In a recent survey of its members conducted by the Business Council of New York, Inc., employers remain very concerned about the shortages of skilled workers.(3) As technology continues to drive changes in almost every industry sector, and as new, emerging industries gain significance in the State's overall economy, demand for a workforce that is technically skilled will grow. The National Science Foundation in its report, The Supply of Information Technology Workers in the United States, finds that this is especially true in the information technology industry. Jobs associated with the design, development, implementation, support or management of computer-based information systems, particularly software applications and computer hardware, are distributed throughout virtually every sector of the State's economy and are among New York's fastest growing occupations.

An earlier Business Council report had concluded that almost 70% of business respondents acknowledged productivity in their companies has suffered because of employee skill gaps.(4) This "skills gap" — the mismatch between skills of the labor force and those required in jobs created by today's economy — is a barrier to job creation and economic expansion. Almost all employers stated that their existing workforce needed to obtain skills upgrading in one or more areas — with technology skills ranked first, at 84.5%. Of the nearly 240,000 degrees and certificates awarded by New York's post-secondary institutions between July 1, 1996 and June 30, 1997 (the latest data available), only 7,000 (or 3%) of the degrees and certificates were awarded in the fields of computer science and engineering.

Statewide, professional and technical and service occupations are projected to add the most jobs during 1997 and 2007 and are expected to grow at the most rapid rate.(5) Within the professional and technical category, most of the fastest-growing occupations are computer or health-related. Conversely, occupations classified as administrative support positions, operators, fabricators and laborers are projected to grow at the slowest rate during this period.

Occupations in the service, professional and technical, and administrative support categories are projected to have the most total annual openings between 1997-2007. Certain slow-growth occupations, such as administrative support, have a large number of annual openings because of the need to replace workers who retire or leave a job for other reasons.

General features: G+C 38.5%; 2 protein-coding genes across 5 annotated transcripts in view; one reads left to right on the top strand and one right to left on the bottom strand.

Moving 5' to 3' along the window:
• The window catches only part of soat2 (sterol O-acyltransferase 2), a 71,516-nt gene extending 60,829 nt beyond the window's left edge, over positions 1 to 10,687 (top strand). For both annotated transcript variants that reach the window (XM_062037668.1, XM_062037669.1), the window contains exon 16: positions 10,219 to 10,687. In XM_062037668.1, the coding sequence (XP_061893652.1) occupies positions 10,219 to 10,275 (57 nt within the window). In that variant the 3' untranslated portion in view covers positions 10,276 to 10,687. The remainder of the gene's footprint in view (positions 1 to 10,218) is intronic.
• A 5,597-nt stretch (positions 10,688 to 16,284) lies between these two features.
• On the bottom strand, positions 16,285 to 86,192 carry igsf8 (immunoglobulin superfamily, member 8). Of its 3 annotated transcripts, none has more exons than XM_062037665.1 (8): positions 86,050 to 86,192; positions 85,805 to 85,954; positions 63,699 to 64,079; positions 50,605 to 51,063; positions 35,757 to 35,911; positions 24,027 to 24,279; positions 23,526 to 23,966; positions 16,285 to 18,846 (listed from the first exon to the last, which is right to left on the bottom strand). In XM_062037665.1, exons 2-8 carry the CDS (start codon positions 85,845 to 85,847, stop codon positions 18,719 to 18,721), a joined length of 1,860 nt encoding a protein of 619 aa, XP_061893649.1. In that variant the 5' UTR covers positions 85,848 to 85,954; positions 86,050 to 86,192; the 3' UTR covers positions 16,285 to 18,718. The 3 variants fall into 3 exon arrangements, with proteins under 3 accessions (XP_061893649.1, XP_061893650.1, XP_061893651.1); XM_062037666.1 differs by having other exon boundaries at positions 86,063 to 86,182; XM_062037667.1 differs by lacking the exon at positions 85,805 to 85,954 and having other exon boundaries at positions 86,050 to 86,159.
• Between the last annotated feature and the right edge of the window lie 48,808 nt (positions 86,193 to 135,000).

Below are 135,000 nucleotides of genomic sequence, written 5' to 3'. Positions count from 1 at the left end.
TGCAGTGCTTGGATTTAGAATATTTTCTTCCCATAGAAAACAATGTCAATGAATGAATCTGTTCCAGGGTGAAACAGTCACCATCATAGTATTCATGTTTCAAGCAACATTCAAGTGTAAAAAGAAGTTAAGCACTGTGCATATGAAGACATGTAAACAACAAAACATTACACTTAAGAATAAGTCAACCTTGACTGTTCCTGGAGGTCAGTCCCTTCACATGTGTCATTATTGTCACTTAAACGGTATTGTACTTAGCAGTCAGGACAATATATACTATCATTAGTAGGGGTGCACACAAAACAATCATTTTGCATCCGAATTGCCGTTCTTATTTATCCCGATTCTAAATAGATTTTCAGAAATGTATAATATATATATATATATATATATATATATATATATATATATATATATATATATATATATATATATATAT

Today's workers, whether new or experienced, must engage in a continuing process of developing their skills and abilities to perform effectively in changing work environments. Workers and employers need to be increasingly informed about available and emerging employment and training options in order to make decisions that will ensure both their short-and long-term success.


If you wish to obtain more information on any one of the entries in the Catalog, a contact person has been identified for each program. If you have any questions or would like additional information about the Catalog, please call the Commission at (518) 455-4865.

  1. Includes individuals who are unemployed and looking for work as well as those who are employed. All data is from the 1990, 1995 and March 2000 Current Population Surveys.
  2. U.S. Department of Labor, Bureau of Labor Statistics, "The Outlook for College Graduates, 1998-2008," Occupational Outlook Quarterly, (Fall 2000).
  3. The Business Council of New York, Inc., "Compensation Data-New York 1999," (August 1999).
  4. Public Policy Forum, "The Comeback Trail: 1998," (May 1998).
  5. New York State Department of Labor, "Occupational Outlook, New York State," (February 2001).